A second legal challenge to Brexit has fallen at the first hurdle. A High Court in London on Friday (3 February 2017) threw out a claim that the referendum result did not provide a legal basis for leaving the Single Market.
Campaigners had argued that the British people's decision to leave the European Union on 23 June 2016 had no bearing on the country's membership of the European Economic Area (EEA), or single market.
There was no reference to the Single Market on the ballot paper, which exclusively asked voters if Britain should remain part of the EU. However, government lawyers told judges that when Britain leaves the EU, the EAA would automatically cease to exist.
After just an hour, Lord Justice Lloyd Jones and Mr Justice Lewis threw out the application for a judicial review of the Brexit process.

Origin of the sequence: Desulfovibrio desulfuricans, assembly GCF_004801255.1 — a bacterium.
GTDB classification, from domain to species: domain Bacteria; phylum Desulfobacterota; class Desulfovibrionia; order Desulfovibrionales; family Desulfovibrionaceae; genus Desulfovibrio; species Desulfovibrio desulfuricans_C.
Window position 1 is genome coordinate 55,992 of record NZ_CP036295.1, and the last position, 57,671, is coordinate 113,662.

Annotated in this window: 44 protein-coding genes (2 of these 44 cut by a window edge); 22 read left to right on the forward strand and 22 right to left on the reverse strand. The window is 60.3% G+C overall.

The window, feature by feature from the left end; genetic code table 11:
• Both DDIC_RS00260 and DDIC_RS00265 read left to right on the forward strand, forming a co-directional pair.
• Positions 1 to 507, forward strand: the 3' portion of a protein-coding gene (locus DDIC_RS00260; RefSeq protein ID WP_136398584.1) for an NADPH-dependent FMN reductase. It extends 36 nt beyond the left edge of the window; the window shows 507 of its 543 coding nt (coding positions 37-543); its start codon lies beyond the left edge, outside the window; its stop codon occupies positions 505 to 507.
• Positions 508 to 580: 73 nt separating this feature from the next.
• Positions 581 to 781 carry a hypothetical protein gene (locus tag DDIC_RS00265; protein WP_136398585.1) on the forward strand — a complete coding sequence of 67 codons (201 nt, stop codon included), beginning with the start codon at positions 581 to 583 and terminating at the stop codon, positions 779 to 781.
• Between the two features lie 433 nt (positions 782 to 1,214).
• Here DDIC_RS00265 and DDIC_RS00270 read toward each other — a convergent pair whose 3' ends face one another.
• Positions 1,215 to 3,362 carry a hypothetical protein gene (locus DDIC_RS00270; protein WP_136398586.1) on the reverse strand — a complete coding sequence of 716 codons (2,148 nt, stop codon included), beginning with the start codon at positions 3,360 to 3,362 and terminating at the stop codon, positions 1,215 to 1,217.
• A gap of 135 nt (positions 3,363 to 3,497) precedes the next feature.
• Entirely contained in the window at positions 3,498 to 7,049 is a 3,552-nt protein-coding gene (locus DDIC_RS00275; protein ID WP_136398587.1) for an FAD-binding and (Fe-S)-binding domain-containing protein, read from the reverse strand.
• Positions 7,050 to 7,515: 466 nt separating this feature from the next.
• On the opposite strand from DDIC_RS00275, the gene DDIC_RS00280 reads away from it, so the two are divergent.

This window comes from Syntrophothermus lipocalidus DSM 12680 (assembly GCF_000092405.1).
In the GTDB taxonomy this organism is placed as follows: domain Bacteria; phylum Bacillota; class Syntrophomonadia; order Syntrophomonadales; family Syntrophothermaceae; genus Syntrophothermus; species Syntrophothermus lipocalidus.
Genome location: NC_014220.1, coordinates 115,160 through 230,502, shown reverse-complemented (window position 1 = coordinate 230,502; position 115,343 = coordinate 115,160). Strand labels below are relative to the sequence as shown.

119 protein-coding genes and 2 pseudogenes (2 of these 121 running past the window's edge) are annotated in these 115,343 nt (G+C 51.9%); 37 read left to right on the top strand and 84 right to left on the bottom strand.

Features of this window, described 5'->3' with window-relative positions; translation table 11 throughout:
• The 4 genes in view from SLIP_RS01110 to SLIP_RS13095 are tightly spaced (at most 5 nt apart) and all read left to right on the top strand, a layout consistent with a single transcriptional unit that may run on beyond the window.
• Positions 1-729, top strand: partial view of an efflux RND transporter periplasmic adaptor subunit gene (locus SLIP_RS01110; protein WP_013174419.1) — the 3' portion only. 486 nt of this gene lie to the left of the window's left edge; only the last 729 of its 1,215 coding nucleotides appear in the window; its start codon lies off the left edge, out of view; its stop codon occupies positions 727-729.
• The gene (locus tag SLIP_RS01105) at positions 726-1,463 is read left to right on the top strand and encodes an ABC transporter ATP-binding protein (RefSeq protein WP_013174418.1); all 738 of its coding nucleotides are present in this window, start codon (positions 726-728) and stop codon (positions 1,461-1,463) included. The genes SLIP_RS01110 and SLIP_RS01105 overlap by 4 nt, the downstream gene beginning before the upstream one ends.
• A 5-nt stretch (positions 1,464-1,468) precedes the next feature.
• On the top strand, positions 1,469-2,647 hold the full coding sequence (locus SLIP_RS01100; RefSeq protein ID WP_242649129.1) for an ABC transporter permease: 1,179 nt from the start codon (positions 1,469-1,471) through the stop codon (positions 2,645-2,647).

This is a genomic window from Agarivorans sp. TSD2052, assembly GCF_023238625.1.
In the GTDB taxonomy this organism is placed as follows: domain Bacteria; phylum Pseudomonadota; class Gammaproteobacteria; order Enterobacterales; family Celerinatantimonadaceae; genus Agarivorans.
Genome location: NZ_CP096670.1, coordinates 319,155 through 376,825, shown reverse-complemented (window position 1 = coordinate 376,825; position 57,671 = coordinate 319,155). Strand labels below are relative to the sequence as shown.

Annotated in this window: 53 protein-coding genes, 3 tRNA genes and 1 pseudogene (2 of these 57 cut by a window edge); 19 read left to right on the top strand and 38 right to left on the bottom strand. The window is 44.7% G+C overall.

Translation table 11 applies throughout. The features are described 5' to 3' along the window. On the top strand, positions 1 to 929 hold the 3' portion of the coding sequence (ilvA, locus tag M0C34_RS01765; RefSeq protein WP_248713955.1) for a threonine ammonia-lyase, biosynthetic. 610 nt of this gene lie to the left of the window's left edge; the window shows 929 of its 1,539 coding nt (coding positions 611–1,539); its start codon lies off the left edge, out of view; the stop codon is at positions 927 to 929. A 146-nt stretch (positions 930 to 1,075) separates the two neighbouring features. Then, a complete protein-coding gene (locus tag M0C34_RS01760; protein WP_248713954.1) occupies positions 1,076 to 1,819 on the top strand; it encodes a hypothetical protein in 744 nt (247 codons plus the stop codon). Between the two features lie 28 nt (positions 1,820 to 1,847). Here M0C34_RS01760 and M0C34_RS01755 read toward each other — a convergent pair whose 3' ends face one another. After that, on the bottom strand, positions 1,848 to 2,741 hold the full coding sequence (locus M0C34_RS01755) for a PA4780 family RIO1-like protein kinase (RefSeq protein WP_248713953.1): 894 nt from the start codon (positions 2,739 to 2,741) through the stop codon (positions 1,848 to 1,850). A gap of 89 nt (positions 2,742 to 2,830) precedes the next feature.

A government spokesman said. "As the prime minister has said, we will not be a member of the Single Market and we will be seeking a broad new partnership with the EU including a bold and ambitious free-trade agreement."
The option of leaving the European Union while remaining in the single market has come to be known as 'soft Brexit'. Such an arrangement would see Britain keeping its existing trading arrangements with the continent while also accepting the free movement of people across its borders.
On 1 February, the House of Commons voted overwhelmingly in favour of triggering Article 50, which would open the formal process of Britain's departure from the EU. The vote was necessitated by a Supreme Court ruling that the government did not have the power to take Britain out of the without an act of Parliament. The British judiciary has been roundly criticised by sections of the British media for the decision, which was interpreted by some as contravening "the will of the people".
It is understood that more details concerning the judgement will be forthcoming. A representative from British Influence – one of the parties that brought the application to court – told IBTimes UK that a statement would be forthcoming.